I remember making a lot of downright dumb mistakes when I first started investing (most of the major mistakes I made was before I discovered the magical world of value investing). And while I still have much to learn and many more mistakes to make, I believe I picked up some really valuable, common sense lessons from when I just started out on my journey as an investor. Here are some of the mistakes I made and, hopefully, learned from:
Don’t sit on your hands when a great opportunity is in your face
I missed quite a few opportunities to get invested in some really great companies at really attractive prices, all because I was foolishly waiting around for those stocks to drop a few more percentage points, only to see them soar to prices that might no longer be very attractive. I believe I would have done much better had I just bought shares in those companies the moment they became undervalued instead of waiting and trying to time the market.
Size doesn’t matter
Unlike a cheeseburger or an ice-blended mocha, size generally shouldn’t influence your decision of whether or not to invest in a company’s stock. The things that you should consider when valuing stocks are the return on equity, balance sheet strength, profit and revenue growth, the profit margin, the strength of the brand, and etc.
If I knew this early on, I wouldn’t have invested in a few big companies that had really mediocre fundamentals, which I discounted with the very misplaced believe that the sheer size of those companies will make everything workout, and I will make money no matter what (I did make a little bit of money when I finally sold them off, but I was really lucky that time, and I wouldn’t ever want to try my luck like that ever again).
Side note: While I believe that size doesn’t matter in general, I do not extend this believe to the really micro-cap stocks; I may be wrong but I think that picking really tiny companies is a little bit too risky for the average investor. How small the size of a company can get before you decide to reject it as a candidate for potential investment is, of course, up to you. I personally have invested in a few companies with market caps of below $500 million; I’m also currently valuing a company that has a market cap of only about $60 million.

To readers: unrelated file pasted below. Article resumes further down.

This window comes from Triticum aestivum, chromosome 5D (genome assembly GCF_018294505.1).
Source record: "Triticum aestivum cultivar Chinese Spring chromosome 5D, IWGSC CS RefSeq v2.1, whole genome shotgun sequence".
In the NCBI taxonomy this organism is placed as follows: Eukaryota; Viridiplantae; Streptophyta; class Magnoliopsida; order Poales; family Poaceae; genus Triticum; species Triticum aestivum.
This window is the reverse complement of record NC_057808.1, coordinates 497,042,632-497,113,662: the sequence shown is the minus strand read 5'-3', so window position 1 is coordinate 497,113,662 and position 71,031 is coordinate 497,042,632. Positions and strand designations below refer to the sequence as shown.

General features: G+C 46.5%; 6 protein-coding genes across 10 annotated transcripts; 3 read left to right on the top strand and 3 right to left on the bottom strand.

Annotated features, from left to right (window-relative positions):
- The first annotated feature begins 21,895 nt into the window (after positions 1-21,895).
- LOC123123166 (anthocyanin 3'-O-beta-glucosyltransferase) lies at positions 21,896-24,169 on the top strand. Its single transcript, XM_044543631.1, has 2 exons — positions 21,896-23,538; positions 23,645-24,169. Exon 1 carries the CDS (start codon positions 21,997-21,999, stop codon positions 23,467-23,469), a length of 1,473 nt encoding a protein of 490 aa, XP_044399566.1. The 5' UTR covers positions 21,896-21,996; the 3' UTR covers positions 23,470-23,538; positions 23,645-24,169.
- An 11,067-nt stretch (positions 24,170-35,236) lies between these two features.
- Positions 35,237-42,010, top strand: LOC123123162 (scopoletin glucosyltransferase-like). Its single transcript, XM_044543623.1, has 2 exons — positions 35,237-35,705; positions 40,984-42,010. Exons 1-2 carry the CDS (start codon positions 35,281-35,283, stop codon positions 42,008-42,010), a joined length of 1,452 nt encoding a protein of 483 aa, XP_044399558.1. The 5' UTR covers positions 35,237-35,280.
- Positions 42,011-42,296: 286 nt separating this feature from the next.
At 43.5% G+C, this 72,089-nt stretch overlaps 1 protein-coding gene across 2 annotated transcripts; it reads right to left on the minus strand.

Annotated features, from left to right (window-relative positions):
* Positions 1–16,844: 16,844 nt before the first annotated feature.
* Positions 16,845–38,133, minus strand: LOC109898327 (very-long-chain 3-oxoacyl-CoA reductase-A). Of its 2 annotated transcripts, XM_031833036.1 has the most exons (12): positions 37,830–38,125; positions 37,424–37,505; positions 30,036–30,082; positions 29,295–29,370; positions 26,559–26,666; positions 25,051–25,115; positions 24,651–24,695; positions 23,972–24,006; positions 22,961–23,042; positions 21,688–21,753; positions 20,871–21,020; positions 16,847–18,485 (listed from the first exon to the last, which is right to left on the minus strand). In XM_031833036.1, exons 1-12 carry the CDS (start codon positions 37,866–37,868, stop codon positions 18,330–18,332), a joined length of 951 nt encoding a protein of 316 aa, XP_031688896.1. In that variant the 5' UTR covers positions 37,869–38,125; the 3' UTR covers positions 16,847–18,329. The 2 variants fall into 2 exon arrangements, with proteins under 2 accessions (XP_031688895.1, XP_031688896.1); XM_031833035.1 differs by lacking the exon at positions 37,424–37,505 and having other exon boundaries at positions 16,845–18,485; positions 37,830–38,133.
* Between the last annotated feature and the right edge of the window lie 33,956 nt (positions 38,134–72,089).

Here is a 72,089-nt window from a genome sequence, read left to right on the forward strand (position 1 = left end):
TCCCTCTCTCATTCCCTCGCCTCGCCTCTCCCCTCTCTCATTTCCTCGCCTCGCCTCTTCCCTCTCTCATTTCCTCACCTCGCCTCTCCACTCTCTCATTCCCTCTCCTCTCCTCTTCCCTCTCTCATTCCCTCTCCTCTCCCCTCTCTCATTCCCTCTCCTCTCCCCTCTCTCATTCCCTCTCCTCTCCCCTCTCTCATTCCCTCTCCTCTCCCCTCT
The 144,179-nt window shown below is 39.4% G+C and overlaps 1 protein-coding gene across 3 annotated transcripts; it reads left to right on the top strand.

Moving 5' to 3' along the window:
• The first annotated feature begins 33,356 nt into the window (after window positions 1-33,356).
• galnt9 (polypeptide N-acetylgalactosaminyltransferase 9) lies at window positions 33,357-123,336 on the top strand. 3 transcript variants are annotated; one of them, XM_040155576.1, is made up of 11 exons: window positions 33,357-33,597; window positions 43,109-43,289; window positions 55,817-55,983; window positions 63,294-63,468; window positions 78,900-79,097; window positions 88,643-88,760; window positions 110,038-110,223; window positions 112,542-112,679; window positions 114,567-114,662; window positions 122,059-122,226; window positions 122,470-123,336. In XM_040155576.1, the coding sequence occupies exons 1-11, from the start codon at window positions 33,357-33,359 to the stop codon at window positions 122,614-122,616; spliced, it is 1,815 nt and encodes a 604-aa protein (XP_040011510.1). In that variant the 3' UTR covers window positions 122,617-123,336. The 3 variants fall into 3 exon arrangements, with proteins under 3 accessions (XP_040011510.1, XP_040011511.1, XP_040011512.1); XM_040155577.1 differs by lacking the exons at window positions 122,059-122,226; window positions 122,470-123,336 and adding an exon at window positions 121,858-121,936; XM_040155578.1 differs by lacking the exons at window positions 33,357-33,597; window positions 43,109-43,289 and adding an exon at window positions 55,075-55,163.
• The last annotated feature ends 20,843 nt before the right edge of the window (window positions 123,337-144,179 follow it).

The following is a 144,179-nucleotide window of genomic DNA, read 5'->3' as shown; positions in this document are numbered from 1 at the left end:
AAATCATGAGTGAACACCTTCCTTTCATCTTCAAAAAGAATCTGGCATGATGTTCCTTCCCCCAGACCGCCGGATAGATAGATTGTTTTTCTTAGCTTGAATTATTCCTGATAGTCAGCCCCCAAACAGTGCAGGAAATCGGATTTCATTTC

While size doesn’t matter, dividends sure as hell do matter. According to Jeremy Siegel, 99% of the after-inflation returns are a result of reinvested dividends. For quite some time, I didn’t really think much about dividends, as they didn’t seem like very much (maybe enough to go out for a good meal, which I, of course, did). What I didn’t know was that dividends were the bricks that will form the foundation of my future empire (even if it’s a very tiny empire; we all lose ourselves in daydreams every now and then, don’t we?).
If you’ve ever watched an episode of Suze Orman, you would probably have heard her talking about how even very small amounts spent on stuff today can compound to thousands and thousands of dollars in the future. I don’t know exactly how much future money I missed out on by not reinvesting my dividends I received in the past, and letting the power of compounding work in my favor, but I do know that it’s a lot.
Maintain ample liquidity
Earlier in this article, I mentioned that it’s important not to market time, and that we should just invest in great companies when they are trading at attractive prices. While I obviously believe that’s true, I also believe in having cash in reserve (this doesn’t include your emergency fund) to keep buying as long as the stocks you want to get invested in stay undervalued (and hopefully drop significantly more in price).
I had a couple of pretty painful experiences where I invested most of my cash in stocks that I believe to be undervalued, only to see those stocks tank some more. I wasn’t unhappy because they dropped in price, but because I couldn’t buy more. I have no doubt that those investments that I made will make me a lot of money in the future, but it would be a whole lot sweeter if I had the liquidity to buy more when those stocks fell further in value. By maintaining ample liquidity, we can really have our cake and eat it too.
It’s inevitable that we’ll make mistakes, both in business and in life. But that’s not necessarily a bad thing. In fact, some of our biggest lessons come from the mistakes we make, and that’s why we should embrace our mistakes and learn from them. It’s of course also great to learn from other people’s mistakes as much as we can, as that will help us avoid learning some lessons the hard way.
I hope that I helped at least some of you out by sharing some of my past mistakes (even if they are really just common sense stuff). Thank you for reading, and may you always sustain good returns on your portfolio. Take care.